E-E-book_readerHave you bought a VTech gadget for your kids, such as the VTech Flip e-reader, and set them up with a user account? If so, you might want to go to “Have I Been Pwned?” and check to see if your user information is there. It turns out that the well-known manufacturer of toy computers for kids also has toy security. Troy Hunt, founder of “Have I Been Pwned?,” reports that, thanks to a security breach on November 14, personal details of parents and children who registered their VTech devices with the manufacturer have been leakedfour point eight million of them. That’s slightly more than the entire population of Boston.

Hunt goes into a great deal of detail about exactly how the breached information was collected and what kinds of facts make it up. He also notes that VTech has remarkably poor security for a mobile device manufacturer—it doesn’t use https to secure its pages, it uses an incredibly simple MD5 hash (which provides almost no protection at all) on its passwords, and its interface is replete with obsolete and insecure Flash applications.

And Hunt notes that some of the security flaws are so inherent in the system that there’s no easy way to patch them:

Now here’s where I need to be intentionally vague because despite their assurances that their system is now secure, they still have gaping holes that allow every kid to be matched with every parent. The details of this have been passed on to VTech and I’ll say this much here: there’s no simple fix. The flaws are fundamental and the recommendation I’ve passed on is to take it offline ASAP until they can fix it properly. You just can’t take chances with other people’s data in this way, especially not when they’re kids.

He adds that the average age of kids whose’ accounts were compromised is five years old.

If you check your user information and it turns out to have been compromised, I’d suggest changing your password right away, and also changing it anywhere else you use the same password. And if you use the same password hint questions anywhere else, it might be a good idea to change them there, too. VTech says that no personally-identifying information such as social security numbers or financial information such as credit card numbers was stolen, but still, you can’t be too careful.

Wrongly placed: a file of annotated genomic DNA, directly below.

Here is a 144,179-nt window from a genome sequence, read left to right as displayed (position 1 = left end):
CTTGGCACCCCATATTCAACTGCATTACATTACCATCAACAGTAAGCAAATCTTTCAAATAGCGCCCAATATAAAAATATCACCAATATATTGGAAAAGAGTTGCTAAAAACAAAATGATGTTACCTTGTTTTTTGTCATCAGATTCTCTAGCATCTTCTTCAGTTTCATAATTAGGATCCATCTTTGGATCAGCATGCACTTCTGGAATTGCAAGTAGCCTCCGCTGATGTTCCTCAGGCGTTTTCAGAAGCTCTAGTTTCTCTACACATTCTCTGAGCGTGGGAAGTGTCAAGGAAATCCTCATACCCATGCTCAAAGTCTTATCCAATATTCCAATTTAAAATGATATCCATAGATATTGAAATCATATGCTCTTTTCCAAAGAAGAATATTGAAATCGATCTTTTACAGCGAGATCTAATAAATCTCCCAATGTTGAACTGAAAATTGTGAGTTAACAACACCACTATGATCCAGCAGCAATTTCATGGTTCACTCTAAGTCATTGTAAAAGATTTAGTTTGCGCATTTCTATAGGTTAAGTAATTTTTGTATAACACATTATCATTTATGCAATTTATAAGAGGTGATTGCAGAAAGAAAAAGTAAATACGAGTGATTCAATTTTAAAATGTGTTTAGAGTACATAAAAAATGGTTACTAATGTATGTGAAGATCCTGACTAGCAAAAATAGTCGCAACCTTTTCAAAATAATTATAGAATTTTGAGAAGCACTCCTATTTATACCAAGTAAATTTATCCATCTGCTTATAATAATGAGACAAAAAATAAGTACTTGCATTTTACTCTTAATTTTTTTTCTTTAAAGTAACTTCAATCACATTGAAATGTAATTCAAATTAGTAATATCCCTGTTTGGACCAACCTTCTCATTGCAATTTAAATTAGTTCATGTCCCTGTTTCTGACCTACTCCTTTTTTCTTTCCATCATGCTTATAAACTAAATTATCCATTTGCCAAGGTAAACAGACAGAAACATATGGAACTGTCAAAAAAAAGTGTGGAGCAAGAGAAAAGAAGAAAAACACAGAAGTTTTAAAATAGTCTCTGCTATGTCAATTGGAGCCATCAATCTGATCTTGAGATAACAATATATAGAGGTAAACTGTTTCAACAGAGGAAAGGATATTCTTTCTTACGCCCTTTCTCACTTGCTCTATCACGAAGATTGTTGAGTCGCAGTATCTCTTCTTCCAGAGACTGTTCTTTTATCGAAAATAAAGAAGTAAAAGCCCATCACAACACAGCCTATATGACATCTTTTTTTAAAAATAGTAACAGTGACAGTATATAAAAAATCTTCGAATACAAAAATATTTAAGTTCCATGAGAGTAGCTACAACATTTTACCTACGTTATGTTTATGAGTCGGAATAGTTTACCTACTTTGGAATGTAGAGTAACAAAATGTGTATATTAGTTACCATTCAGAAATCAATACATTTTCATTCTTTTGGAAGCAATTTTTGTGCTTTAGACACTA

With the number of breaches that have been happening lately, it’s becoming clear that data security is a significant problem. And this VTech breach is in some ways worse. VTech gadgets are “just” toys, after all. They aren’t “real” computers. So maybe the manufacturer thought it didn’t have to go to the same sort of trouble to protect user information as it might with a “real” computer. If so, that was a serious mistake—very possibly even criminal negligence. If the breach is as Hunt describes, the company needs to have some strips taken off its hide.

The worst thing about these breaches is the way there’s nothing you as a user can do to avoid them. After all, you give your private data to these companies in good faith—companies that are, as far as you know, reputable and reliable, or you wouldn’t trust them with that kind of information. But as this VTech breach proves, you don’t necessarily have any way of knowing whether the inner workings reflect the façade. And you—and, for that matter, I—don’t have any way of knowing, even now, just how many companies we’ve trusted our information to are secretly rotten to the core with security holes.

Maybe we need some kind of independent certifying authority, authorized to conduct external security audits of tech companies to make sure their systems are secure. Maybe the government needs to set one up, or maybe there might be a voluntary one that doesn’t have any binding authority but offers seals of approval like the “real” dairy seal. Either way, as this VTech matter proves, it’s increasingly obvious that we can’t trust a lot of companies not to cut corners on their own security unless someone holds their feet to the fire. And we don’t have any way of knowing which companies are trustworthy and which aren’t until some enterprising hacker perpetrates the next breach—and by then, already it’s too late.

(Found via BoingBoing and Ars Technica.)


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